For those of you who didn't know, the Isabella Stewart Gardner Art Museum heist was the biggest art theft in modern history. On St Patrick's Day in 1990, two men dressed as Boston police officers overpowered security guards working the graveyard shift at the museum and after 81 minutes, made off with an estimated $500 million in artwork from Rembrandt, Vermeer, Manet and Degas among others. According to investigators and art experts, while the theives expertly circumvented the museum's alarm system they did considerable damage to some of the paintings when they were removed from their frames. The stolen paintings included Rembrandt's Storm on the Sea of Gallillee, the artists only nautically themed work.
The museum offered a $5 million reward for information leading to the recovery of the stolen artwork, but the trail quickly went cold despite all signs pointing to the heist being planned and carried out by locals. Carmello Merlino and Robert Guarente- two Quincy, MA-based mobsters- were considered suspects early on and were reportedly recorded on wiretaps discussing returning the stolen artwork to the museum to collect the reward- if they could only find it first. Interestingly, when the Feds had arrested Merlino on unrelated drug trafficking charges, the mobster offered to recover a $5000 painting stolen from the Henry Wadsworth Longfellow Museum in Cambridge, MA in exchange for leniency. Guarente passed away in 2004 and Merlino is also deceased.
However, there was never enough evidence to charge either Merlino or Guarente with the heist. Some journalists and investigators belive that the two were not intially involved, but were going to steal the paintings from the robbers and return it to the musuem.
But last weekend, the FBI had announced they had identified the theives from the 1990 heist and say that the stolen artwork had changed hands a number of times between east coast organized crime groups in the last decade.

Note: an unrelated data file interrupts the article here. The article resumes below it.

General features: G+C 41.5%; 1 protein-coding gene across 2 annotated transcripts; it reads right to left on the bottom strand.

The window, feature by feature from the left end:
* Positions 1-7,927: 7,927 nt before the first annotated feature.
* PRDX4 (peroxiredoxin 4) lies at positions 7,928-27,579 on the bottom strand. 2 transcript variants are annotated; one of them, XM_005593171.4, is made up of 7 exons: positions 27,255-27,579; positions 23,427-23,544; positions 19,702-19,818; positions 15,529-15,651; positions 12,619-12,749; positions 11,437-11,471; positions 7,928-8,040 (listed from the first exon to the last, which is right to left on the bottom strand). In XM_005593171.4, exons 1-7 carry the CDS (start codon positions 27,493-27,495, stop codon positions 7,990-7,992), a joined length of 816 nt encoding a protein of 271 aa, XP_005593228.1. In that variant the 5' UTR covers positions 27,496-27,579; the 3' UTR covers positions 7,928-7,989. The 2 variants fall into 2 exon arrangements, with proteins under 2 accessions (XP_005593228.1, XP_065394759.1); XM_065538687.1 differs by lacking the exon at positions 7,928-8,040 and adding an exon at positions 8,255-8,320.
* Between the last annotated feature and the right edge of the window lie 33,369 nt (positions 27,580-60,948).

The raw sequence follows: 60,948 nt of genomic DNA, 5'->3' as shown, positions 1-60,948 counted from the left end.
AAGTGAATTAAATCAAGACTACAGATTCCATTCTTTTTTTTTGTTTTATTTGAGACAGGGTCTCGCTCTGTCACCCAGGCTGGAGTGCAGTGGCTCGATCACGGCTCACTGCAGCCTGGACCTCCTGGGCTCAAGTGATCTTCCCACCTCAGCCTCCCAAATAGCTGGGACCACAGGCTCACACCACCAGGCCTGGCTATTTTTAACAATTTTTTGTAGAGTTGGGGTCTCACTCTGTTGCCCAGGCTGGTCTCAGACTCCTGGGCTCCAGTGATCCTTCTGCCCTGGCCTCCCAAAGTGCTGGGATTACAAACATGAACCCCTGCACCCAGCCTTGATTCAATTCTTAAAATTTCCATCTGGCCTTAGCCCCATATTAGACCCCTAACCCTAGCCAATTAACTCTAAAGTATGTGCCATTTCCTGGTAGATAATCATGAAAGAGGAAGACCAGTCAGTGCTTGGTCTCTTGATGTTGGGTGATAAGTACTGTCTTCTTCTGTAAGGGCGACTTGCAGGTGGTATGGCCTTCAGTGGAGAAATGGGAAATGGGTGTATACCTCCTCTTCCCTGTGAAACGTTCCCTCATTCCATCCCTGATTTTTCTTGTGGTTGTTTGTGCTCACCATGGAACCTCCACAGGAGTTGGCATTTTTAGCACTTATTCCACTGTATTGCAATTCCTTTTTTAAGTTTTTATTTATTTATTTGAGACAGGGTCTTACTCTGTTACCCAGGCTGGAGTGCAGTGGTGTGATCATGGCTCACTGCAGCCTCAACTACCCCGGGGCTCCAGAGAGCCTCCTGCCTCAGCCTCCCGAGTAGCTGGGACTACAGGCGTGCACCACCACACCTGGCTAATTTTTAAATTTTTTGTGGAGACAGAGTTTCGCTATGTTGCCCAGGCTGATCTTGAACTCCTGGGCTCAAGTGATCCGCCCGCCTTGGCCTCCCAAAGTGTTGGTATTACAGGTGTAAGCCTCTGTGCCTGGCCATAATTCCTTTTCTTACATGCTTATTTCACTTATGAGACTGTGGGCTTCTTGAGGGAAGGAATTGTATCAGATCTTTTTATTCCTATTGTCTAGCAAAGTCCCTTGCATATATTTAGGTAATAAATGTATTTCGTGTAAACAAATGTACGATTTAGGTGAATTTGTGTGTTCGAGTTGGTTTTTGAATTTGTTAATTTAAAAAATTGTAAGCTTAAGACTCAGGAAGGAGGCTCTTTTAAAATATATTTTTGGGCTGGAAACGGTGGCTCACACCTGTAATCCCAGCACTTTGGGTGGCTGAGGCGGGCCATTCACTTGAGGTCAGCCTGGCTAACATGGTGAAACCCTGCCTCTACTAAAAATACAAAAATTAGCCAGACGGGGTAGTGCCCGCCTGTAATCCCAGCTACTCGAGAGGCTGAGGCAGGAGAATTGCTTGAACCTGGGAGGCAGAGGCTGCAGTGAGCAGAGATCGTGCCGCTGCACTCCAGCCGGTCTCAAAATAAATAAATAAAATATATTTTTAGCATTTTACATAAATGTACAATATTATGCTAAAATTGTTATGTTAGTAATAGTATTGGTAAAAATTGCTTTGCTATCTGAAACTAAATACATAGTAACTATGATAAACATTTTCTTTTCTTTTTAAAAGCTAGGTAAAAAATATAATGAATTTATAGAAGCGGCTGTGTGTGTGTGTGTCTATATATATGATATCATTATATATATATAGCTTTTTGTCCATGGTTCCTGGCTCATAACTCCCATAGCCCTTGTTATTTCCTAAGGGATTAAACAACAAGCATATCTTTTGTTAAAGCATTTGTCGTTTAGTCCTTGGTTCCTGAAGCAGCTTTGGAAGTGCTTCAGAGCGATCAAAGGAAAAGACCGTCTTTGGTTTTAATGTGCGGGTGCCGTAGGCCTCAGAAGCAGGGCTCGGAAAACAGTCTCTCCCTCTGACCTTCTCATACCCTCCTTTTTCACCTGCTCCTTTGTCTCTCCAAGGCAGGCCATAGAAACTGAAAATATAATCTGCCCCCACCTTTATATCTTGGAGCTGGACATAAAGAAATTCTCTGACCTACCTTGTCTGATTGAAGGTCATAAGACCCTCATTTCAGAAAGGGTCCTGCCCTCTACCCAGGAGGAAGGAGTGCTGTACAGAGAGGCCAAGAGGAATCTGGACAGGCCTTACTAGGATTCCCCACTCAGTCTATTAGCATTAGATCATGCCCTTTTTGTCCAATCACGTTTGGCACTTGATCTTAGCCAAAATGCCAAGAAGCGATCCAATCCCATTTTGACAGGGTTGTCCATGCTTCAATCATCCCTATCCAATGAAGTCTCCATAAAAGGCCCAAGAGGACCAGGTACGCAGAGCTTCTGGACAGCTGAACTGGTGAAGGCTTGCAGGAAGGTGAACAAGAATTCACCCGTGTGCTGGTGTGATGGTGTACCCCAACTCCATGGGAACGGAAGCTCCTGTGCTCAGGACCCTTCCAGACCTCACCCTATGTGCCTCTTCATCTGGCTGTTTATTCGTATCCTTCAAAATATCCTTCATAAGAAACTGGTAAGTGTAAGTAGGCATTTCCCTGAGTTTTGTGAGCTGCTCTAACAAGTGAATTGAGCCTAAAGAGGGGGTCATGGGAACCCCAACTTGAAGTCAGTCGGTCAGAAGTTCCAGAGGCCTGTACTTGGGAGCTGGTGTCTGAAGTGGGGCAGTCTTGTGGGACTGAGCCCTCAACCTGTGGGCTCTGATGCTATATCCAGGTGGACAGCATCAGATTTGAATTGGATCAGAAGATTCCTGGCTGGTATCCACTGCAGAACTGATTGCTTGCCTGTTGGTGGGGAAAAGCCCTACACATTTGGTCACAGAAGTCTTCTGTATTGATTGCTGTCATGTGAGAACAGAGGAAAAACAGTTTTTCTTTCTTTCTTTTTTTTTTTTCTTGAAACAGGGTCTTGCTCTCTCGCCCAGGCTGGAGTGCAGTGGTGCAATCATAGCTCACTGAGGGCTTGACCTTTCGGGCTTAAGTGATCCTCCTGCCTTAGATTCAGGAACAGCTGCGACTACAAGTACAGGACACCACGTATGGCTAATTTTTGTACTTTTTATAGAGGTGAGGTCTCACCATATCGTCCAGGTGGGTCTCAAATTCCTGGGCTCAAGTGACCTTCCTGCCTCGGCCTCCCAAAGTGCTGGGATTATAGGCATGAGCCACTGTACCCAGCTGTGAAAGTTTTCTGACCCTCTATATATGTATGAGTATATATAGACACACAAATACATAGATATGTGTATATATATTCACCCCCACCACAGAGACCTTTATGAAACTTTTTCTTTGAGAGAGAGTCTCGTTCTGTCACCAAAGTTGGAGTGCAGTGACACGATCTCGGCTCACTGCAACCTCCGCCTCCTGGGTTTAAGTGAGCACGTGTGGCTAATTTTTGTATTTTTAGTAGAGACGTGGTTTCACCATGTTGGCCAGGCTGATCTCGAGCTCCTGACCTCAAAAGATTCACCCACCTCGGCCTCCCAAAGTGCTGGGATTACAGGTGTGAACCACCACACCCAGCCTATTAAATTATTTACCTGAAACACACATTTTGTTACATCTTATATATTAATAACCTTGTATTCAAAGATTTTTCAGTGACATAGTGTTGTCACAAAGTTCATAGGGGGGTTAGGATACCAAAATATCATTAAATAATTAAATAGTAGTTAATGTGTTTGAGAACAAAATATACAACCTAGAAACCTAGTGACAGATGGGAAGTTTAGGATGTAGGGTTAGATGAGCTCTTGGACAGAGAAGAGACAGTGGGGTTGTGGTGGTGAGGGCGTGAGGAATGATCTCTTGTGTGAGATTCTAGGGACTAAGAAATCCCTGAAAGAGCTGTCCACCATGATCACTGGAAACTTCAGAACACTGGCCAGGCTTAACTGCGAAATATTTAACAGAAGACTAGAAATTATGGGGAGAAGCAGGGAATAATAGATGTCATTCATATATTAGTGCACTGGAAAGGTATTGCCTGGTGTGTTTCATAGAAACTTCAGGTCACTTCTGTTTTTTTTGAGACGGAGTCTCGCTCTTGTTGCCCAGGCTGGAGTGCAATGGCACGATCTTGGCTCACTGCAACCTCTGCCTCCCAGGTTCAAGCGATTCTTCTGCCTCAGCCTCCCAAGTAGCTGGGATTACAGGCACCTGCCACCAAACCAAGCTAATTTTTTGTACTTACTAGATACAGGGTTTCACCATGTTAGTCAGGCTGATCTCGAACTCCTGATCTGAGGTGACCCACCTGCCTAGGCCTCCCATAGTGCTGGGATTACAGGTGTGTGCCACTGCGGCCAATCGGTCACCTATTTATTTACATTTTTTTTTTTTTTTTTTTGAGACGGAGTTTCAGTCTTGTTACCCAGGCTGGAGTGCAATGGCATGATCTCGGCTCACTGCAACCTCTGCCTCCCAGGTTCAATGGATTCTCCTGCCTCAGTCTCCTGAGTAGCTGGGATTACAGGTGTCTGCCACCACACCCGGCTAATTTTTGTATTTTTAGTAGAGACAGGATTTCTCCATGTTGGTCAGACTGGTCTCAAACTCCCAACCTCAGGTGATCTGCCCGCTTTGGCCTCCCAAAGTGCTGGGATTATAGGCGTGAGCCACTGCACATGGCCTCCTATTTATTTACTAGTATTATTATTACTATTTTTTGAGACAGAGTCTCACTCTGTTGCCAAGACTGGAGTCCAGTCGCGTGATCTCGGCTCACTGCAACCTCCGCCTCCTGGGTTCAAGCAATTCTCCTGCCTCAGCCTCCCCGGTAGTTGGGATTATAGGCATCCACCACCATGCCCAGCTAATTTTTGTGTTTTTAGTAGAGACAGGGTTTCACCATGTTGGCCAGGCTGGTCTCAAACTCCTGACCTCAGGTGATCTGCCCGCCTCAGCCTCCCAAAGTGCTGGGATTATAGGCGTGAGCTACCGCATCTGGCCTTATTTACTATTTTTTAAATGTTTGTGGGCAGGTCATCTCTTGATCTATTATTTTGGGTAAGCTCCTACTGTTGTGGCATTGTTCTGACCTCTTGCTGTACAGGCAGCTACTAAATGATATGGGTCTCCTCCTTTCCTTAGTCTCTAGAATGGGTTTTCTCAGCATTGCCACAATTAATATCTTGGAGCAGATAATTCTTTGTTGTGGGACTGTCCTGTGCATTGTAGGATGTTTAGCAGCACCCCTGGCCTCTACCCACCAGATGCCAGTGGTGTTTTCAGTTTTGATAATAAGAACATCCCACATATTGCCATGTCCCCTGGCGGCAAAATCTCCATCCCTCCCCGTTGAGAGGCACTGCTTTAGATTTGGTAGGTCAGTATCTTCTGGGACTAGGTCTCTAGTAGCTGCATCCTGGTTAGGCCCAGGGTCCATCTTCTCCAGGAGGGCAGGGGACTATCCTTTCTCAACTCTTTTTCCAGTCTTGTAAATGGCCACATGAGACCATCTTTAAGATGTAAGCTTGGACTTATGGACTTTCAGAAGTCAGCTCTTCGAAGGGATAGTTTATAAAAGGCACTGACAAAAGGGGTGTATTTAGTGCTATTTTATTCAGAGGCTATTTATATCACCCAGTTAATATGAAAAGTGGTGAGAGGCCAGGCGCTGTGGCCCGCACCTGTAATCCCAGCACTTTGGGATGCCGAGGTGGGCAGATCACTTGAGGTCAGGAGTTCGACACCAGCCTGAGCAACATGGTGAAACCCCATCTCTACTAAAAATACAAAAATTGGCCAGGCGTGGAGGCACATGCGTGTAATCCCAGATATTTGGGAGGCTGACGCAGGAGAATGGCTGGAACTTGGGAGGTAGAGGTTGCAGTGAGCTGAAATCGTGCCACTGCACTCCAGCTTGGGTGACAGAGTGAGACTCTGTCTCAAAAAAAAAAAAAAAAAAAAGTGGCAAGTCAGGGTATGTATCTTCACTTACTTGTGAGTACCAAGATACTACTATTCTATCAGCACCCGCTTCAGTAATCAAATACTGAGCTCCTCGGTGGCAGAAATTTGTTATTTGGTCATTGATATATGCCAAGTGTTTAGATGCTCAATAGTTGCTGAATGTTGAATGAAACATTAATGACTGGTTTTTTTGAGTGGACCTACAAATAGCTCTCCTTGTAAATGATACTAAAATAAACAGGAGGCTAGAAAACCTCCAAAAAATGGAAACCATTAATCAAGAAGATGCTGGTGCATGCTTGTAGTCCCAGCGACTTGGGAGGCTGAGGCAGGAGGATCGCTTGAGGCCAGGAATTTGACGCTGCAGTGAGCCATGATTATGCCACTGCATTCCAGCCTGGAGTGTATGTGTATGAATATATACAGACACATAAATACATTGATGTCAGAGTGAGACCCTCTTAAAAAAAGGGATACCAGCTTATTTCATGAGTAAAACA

In a stunning twist in a case that had frustrated investigators for decades, federal law enforcement officials said today that they had identified the people who stole $500 million worth of masterworks in a daring heist from the Isabella Stewart Gardner Museum in 1990.Although the statute of limitations has run out on the original theft, the art theives or parties who purchased the stolen artwork could face federal charges of transporting stolen property across state lines.
The officials also said they had determined where the artworks had traveled in the years after the robbery, which is considered the greatest art theft in history. But the officials said they did not know where they were now and were appealing to the public for their help in finding them.
“The FBI believes with a high degree of confidence in the years after the theft the art was transported to Connecticut and the Philadelphia region and some of the art was taken to Philadelphia where it was offered for sale by those responsible for the theft. With that confidence, we have identified the thieves, who are members of a criminal organization with a base in the mid-Atlantic states and New England,” Richard DesLauriers, special agent in charge of the Boston office of the FBI, said.
DesLauriers said that after the attempted sale of the paintings about a decade ago, the FBI did not know where the artworks — which included three Rembrandts, a Vermeer, a portrait by Edouard Manet, and sketches by Renoir — had been taken.
Officials said at a Boston news conference they would not release the names of the individuals who masqueraded as police officers to gain entry in the early-morning robbery at the Gardner exactly 23 years ago.
My first thought is that a little like the Whitey Bulger manhunt- the Winter Hill Gang leader had eluded the FBI for decades, but the fugitive mobster and his girlfriend were arrested in Santa Monica, CA within days of an FBI Public Service ad airing on daytime talk shows showing girlfriend Catherine Greig. Like the Bulger PSA, there wasn't really any significant new information or developments in the Garder Museum heist announced at the press conference, but the FBI was using the internet and social networking in an attempt to steer the investigation towards something that might've been overlooked earlier that could ultimately break the case open.
The FBI also seems to be placing an emphasis on recovering the artwork- to that end, they've set up a dedicated website with more information on the heist, the investigation and the missing paintings.